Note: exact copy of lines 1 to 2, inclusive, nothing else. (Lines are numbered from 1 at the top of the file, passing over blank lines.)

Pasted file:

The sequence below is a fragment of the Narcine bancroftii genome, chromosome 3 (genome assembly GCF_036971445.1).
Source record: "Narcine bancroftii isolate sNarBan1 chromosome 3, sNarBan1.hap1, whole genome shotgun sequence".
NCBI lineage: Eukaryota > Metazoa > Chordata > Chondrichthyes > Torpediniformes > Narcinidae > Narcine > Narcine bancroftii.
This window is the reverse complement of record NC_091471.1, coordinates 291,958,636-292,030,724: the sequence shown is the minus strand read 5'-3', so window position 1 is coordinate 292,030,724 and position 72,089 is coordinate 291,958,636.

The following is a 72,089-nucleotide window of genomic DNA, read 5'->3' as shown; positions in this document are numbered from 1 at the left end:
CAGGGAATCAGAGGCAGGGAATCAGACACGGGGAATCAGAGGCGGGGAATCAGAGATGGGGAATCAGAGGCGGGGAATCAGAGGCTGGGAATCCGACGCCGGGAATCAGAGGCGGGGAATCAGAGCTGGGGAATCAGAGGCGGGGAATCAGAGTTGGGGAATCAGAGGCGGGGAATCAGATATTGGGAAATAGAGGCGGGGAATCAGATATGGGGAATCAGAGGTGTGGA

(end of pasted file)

The sequence below is a fragment of the Narcine bancroftii genome, chromosome 3 (genome assembly GCF_036971445.1).
Source record: "Narcine bancroftii isolate sNarBan1 chromosome 3, sNarBan1.hap1, whole genome shotgun sequence".